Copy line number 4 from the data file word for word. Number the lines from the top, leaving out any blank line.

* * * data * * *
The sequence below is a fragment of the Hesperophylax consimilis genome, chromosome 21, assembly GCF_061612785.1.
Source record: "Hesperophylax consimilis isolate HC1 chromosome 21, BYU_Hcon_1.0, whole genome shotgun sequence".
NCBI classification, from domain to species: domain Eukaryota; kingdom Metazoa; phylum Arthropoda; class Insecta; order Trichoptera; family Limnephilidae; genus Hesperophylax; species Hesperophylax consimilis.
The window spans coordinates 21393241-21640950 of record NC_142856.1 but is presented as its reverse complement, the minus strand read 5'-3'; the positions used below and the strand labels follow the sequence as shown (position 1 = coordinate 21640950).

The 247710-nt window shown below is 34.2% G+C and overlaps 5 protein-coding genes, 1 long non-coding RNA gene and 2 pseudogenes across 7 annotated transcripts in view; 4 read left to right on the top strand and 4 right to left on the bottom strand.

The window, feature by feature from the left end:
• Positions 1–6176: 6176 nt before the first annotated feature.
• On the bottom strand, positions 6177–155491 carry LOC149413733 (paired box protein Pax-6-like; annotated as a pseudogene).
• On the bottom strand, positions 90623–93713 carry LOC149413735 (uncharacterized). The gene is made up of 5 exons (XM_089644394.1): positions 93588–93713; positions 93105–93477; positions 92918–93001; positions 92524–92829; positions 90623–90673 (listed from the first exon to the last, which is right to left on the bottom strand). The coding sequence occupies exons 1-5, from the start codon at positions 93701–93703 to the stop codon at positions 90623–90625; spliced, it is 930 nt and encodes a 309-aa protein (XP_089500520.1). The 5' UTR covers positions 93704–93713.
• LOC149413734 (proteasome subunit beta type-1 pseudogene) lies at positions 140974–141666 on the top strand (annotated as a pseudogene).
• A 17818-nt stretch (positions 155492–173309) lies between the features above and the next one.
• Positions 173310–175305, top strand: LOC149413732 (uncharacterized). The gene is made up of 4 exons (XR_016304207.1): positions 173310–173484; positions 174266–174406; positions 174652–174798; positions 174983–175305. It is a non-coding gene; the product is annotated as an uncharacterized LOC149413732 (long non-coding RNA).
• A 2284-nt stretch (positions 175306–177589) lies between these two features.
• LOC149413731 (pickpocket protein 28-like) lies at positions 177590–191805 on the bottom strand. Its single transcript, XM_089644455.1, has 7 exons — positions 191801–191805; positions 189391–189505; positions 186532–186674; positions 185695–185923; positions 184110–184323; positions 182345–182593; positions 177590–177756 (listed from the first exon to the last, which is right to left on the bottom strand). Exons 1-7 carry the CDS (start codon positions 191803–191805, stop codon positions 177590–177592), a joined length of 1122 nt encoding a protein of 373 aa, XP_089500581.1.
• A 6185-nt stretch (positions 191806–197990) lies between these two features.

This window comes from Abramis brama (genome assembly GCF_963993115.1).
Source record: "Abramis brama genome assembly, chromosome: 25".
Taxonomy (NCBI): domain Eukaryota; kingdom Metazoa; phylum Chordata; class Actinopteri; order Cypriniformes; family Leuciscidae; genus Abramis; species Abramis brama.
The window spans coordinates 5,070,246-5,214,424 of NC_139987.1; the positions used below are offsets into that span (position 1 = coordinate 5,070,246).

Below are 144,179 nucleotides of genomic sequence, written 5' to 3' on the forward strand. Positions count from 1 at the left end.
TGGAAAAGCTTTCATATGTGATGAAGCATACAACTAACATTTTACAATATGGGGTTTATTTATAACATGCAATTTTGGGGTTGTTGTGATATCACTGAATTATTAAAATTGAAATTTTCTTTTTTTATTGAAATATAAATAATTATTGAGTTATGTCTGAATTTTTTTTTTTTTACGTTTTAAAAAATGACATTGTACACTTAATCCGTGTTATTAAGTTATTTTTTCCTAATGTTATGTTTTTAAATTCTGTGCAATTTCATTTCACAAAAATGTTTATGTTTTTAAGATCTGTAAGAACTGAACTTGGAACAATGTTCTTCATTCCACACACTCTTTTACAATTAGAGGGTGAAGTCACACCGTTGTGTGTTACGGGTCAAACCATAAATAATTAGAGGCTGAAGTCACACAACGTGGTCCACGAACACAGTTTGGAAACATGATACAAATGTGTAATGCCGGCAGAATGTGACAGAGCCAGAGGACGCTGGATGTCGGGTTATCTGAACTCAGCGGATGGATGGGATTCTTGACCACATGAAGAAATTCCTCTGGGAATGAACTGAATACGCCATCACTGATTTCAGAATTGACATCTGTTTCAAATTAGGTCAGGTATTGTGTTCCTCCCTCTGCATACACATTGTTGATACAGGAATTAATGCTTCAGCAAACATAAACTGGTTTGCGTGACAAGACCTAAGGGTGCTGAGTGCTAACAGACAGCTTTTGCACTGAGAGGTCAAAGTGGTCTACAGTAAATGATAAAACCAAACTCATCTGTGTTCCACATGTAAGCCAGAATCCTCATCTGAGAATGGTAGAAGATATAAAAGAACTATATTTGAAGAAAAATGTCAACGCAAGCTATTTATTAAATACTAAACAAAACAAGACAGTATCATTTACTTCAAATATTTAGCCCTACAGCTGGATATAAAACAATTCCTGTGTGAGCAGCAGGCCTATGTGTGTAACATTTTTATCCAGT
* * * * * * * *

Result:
The window spans coordinates 21393241-21640950 of record NC_142856.1 but is presented as its reverse complement, the minus strand read 5'-3'; the positions used below and the strand labels follow the sequence as shown (position 1 = coordinate 21640950).